The adversarial craziness suggestion is entirely in tune with what I want to achieve in the game. I want a lot of ways of interacting with the other player(s) and objects, and I want those ways to be discovered during play as much as possible. At the moment, you can knock them over, pick them up, or throw an egg/rope/mushroom/grog at them to give them a "de-buff". These sorts of interactions being fun, rather than having a polished game-mode, were what drove me to take the prototype forward in the first place. The idea of being able to frame the other player for murdering the shepherdess is a good one; not entirely sure how to trigger it, though.
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« Reply #10 on: June 07, 2011, 07:32:16 am »

Another new version! Added achievements system, 4 new levels & gods and tried to tweak the gameplay to be a bit more interesting (in theory).

v0.1.0 (2011-06-07)

  * Changed default online player controls to same as player 1. Reset everyone's settings to default.
  * Collects game-play statistics locally (for achievements).
  * Added achievements and unlocks system.
  * Added some more sound effects (but nowhere near enough).
  * Can't pick up creatures that can hurt you, or the other player, unless they are knocked down first.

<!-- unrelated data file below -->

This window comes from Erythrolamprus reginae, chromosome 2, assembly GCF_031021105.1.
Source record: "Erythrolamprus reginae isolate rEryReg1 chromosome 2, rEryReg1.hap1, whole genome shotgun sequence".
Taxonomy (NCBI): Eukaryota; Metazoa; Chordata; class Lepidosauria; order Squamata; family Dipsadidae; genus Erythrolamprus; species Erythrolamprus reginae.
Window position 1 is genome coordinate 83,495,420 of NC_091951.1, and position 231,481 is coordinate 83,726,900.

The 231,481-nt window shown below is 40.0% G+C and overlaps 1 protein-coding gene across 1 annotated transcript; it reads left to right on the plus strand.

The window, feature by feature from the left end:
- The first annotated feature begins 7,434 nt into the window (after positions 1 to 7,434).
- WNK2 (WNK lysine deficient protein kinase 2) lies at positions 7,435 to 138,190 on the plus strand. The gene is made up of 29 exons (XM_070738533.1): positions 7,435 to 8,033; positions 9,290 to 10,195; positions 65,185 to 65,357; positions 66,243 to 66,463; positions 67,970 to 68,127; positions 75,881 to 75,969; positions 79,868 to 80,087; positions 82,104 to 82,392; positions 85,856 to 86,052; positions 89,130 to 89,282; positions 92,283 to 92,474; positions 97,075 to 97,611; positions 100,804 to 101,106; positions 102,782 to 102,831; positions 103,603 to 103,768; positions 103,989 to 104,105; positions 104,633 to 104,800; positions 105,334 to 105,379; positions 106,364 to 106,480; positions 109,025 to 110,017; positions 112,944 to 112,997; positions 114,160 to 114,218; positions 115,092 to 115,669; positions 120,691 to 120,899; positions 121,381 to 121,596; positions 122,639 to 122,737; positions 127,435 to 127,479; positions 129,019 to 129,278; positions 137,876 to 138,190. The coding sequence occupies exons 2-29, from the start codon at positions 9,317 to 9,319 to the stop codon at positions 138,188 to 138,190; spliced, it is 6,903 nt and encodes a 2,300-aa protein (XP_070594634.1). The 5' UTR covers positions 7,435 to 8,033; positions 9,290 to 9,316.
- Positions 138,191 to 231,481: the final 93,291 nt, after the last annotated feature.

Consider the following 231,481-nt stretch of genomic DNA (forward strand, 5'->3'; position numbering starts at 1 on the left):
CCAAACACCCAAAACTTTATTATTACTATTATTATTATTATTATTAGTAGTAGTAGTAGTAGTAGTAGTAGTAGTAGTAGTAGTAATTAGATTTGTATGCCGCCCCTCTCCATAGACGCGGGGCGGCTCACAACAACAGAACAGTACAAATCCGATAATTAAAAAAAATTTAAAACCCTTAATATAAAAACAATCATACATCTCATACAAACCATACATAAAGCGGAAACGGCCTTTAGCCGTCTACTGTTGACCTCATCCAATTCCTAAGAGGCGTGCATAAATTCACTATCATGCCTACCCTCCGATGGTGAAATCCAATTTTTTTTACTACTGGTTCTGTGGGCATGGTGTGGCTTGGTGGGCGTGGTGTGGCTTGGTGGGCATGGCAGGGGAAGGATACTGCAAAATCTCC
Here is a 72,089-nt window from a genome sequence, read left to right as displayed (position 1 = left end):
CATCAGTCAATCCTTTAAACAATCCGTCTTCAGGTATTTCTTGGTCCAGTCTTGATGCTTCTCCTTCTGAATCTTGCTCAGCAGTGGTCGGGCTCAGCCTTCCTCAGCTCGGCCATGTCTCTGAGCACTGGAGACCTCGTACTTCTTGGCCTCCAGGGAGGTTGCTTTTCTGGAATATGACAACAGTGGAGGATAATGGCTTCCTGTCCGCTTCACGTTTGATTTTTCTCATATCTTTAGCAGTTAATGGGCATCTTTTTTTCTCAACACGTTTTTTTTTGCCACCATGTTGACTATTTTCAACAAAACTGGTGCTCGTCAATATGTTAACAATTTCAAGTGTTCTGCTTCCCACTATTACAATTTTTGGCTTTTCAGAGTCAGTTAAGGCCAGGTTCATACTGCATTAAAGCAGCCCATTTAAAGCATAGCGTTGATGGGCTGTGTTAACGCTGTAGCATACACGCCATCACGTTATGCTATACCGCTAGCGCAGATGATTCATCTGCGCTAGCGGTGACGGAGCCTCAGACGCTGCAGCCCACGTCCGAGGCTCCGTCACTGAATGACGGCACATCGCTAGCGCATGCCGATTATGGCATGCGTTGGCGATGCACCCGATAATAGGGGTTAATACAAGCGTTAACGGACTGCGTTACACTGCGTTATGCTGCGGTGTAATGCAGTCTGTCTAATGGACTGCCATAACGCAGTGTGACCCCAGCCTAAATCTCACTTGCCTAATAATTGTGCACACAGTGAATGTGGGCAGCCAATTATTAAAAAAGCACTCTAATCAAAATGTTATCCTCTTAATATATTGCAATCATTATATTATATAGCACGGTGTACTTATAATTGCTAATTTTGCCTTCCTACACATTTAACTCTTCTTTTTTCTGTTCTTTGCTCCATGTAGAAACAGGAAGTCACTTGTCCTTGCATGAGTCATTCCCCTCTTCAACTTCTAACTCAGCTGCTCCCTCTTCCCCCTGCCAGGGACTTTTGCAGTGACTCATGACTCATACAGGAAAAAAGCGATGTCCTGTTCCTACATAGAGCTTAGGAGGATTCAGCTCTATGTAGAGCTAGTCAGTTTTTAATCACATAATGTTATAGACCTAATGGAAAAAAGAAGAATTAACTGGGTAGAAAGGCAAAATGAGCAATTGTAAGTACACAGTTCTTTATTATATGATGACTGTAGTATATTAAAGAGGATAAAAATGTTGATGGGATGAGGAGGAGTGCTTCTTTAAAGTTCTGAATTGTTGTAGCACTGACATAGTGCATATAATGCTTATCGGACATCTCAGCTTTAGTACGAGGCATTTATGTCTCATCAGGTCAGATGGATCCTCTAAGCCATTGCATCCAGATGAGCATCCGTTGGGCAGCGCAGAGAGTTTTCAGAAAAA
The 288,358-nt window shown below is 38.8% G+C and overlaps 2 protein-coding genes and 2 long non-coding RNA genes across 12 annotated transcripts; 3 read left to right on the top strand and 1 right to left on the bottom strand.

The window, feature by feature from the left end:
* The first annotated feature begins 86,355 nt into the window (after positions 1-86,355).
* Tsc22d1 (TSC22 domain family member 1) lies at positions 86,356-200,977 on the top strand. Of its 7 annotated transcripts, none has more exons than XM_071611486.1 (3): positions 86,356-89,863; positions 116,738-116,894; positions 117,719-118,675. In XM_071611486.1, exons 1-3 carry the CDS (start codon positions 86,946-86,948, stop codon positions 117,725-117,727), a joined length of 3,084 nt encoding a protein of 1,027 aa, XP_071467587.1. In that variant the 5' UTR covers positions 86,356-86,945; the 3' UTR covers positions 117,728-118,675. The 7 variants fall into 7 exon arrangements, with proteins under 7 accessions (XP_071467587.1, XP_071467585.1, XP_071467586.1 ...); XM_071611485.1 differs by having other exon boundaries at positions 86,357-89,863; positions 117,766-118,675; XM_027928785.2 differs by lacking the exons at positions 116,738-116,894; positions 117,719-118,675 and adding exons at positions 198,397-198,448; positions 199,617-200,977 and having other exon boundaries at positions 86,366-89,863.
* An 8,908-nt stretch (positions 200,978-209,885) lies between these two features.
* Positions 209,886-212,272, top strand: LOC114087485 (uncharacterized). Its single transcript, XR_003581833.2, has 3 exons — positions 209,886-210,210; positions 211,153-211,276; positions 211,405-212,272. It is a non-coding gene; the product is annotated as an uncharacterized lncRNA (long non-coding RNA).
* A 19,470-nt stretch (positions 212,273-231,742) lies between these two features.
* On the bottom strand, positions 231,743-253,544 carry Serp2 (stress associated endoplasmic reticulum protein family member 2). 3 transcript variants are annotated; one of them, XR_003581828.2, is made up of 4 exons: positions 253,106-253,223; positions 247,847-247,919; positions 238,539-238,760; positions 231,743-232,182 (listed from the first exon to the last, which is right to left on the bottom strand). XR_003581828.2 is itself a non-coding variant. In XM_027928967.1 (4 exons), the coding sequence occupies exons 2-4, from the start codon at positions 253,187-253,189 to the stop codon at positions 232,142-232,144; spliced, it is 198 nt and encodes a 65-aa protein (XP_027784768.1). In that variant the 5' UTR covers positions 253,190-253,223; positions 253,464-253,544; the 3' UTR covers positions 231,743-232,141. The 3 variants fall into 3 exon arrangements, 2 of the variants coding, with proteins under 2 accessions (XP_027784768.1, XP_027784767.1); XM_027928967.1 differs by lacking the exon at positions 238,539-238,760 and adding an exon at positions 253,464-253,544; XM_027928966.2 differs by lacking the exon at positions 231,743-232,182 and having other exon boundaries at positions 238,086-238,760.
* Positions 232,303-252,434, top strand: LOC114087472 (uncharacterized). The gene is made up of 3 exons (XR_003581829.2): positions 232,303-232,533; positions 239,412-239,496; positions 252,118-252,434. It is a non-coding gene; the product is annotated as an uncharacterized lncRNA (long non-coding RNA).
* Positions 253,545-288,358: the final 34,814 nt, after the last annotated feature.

* Knocked back when hit by a monster, rather than taking damage-over time (fire still burns slowly, however).
  * Gods love certain sacrifices at any given time, which will net greatly increased favour.
  * Favour of object currently carried is indicated next to favour bars.
  * Can set sound volume and window size in options (sorry, no full-screen mode yet).
  * Added 2 new playable priests.
  * Added creature spawning (how could I not have put it in yet?) and reduced favour value of most objects.
  * Containers, such as chests, spawn items if left empty.
  * Added level under the sea.
  * Added level in a tech facility (AI _are_ gods, aren't they?).
  * Added level in a desert (reused lighting storm disaster effect, though, until unique one created)
  * Added level on a moon with radioactive meteors.
  * Network stats overlay (Ctrl-N).
  * FIXED: Poison/growth status effects are not properly synchronised in network play.
  * Countless other things I forgot to write down.

  Significant issues:
    * Possible to juggle (continually pick up and throw) the other player, so they never get to act.
    * Possible to get killed by being continually hit into a wall.
    * Enemies don't care if they are getting killed in lava, etc.

Download v0.1.0 @ Github